A podcast of a lecture by visiting anthropology professor Hélène Neveu Kringelbach from Oxford University.
Drawing on recently published monograph (Dance Circles: Movement, Morality and Self-Fashioning in Urban Senegal),
this presentation traces the development of the performing arts in
Dakar, Senegal, from the 1930s to the contemporary period. The
transformation of expressive cultural forms like dance, music and
theatre is shown to be shaped by individual innovation within regional
genres and by colonial school theatre in Francophone West Africa,
transnational connections between Africa and the US, post-colonial
cultural policies, migration, and the strategic funding of ‘culture and
the arts’ by French agencies.
In the 1930s, colonial French authorities introduced musical theatre to
the William Ponty School in Senegal. The genre that emerged as a result
became an important focus for the mobilization of African,
French-educated literati, and carried the seeds of political activism
from its inception. Over time, they were replaced by new generations of
performers with more diverse levels of schooling. They replaced written
plays with choreography and music, and the genre of ‘neo-traditional
performance’ that emerged became a vehicle for regional and national
politics as well as individual careers abroad.
In the 1970s, regional political rivalries encouraged President Senghor
to promote modernist approaches to choreographic production. The
establishment of the Mudra Afrique School in Dakar was thus a defining
moment in the introduction of individualized choreographic techniques to
Francophone African performing worlds. The experimental effervescence
of the post-independence period was to be short-lived, however, and the
economic decline of the 1980s meant that the Senegalese state’s control
of the arts could not be sustained. The withdrawal of state funding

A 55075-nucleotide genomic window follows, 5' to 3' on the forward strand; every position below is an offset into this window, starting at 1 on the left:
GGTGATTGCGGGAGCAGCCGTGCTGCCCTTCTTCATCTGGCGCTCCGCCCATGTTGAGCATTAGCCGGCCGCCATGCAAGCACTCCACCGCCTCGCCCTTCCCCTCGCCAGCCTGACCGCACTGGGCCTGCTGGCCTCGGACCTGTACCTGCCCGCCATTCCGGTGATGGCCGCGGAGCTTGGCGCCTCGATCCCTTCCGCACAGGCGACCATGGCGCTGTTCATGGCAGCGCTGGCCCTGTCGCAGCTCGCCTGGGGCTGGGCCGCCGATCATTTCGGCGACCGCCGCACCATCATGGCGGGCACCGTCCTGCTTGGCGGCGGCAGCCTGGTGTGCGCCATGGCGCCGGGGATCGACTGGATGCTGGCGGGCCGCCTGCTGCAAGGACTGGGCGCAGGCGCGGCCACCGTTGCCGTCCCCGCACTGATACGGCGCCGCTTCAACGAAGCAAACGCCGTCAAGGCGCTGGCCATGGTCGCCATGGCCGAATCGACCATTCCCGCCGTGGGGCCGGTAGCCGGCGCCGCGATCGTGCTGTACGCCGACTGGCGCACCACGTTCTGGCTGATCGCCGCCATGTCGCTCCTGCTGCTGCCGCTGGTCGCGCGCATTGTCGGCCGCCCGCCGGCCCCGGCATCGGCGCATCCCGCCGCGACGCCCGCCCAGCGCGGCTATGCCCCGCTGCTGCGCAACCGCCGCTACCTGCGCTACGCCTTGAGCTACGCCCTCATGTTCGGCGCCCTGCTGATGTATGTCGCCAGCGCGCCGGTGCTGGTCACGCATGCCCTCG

forced performing artists to develop new strategies of extraversion, on
the same model as the state itself. Most significantly, the period
created the conditions for French and other European funding agencies to
regain a degree of control over artistic production in Senegal and
elsewhere in Africa. In the process, new modes of choreographic
production have emerged, which provide a window into changing ideas of
self and success in the region.
Hélène Neveu Kringelbach is a social anthropologist, a researcher with
the Leverhulme-funded Oxford Diaspora Programme and a research associate
at the African Studies Centre at the University of Oxford. She is
currently a visiting professor at UCLA. She received her D.Phil. in
Anthropology from the University of Oxford in 2005, and was a lecturer
in African Studies and Anthropology from 2006 to 2011. She has recently
published a monograph on dance in urban Senegal (Berghahn, 2013), which
follows a co-edited volume on the anthropology of dance (Berghahn,
2012). While pursuing her interest in dance and music in Francophone
West Africa, she is currently developing a new strand of research on
‘mixed marriage’ between Senegal and Europe.
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